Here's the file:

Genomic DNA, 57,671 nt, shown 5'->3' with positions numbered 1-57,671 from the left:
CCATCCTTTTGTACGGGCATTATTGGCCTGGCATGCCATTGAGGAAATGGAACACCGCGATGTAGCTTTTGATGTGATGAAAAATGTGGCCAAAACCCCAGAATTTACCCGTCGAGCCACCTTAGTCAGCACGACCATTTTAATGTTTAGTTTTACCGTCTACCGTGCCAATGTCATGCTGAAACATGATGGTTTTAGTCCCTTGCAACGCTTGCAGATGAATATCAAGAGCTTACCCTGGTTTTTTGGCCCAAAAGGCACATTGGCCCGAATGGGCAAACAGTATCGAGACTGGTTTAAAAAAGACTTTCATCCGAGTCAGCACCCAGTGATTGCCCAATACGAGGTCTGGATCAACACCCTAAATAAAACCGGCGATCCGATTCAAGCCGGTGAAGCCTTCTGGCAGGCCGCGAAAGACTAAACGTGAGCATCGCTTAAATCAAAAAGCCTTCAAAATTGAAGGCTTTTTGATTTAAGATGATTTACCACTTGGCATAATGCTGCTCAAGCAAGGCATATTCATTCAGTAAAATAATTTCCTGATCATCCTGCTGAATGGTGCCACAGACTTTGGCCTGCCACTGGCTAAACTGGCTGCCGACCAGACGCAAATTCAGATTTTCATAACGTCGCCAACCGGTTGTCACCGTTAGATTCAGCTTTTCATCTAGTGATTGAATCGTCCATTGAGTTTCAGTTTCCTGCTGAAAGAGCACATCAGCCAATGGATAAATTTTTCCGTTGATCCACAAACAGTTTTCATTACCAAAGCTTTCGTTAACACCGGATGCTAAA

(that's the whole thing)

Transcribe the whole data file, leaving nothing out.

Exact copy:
Genomic DNA, 57,671 nt, shown 5'->3' with positions numbered 1-57,671 from the left:
CCATCCTTTTGTACGGGCATTATTGGCCTGGCATGCCATTGAGGAAATGGAACACCGCGATGTAGCTTTTGATGTGATGAAAAATGTGGCCAAAACCCCAGAATTTACCCGTCGAGCCACCTTAGTCAGCACGACCATTTTAATGTTTAGTTTTACCGTCTACCGTGCCAATGTCATGCTGAAACATGATGGTTTTAGTCCCTTGCAACGCTTGCAGATGAATATCAAGAGCTTACCCTGGTTTTTTGGCCCAAAAGGCACATTGGCCCGAATGGGCAAACAGTATCGAGACTGGTTTAAAAAAGACTTTCATCCGAGTCAGCACCCAGTGATTGCCCAATACGAGGTCTGGATCAACACCCTAAATAAAACCGGCGATCCGATTCAAGCCGGTGAAGCCTTCTGGCAGGCCGCGAAAGACTAAACGTGAGCATCGCTTAAATCAAAAAGCCTTCAAAATTGAAGGCTTTTTGATTTAAGATGATTTACCACTTGGCATAATGCTGCTCAAGCAAGGCATATTCATTCAGTAAAATAATTTCCTGATCATCCTGCTGAATGGTGCCACAGACTTTGGCCTGCCACTGGCTAAACTGGCTGCCGACCAGACGCAAATTCAGATTTTCATAACGTCGCCAACCGGTTGTCACCGTTAGATTCAGCTTTTCATCTAGTGATTGAATCGTCCATTGAGTTTCAGTTTCCTGCTGAAAGAGCACATCAGCCAATGGATAAATTTTTCCGTTGATCCACAAACAGTTTTCATTACCAAAGCTTTCGTTAACACCGGATGCTAAA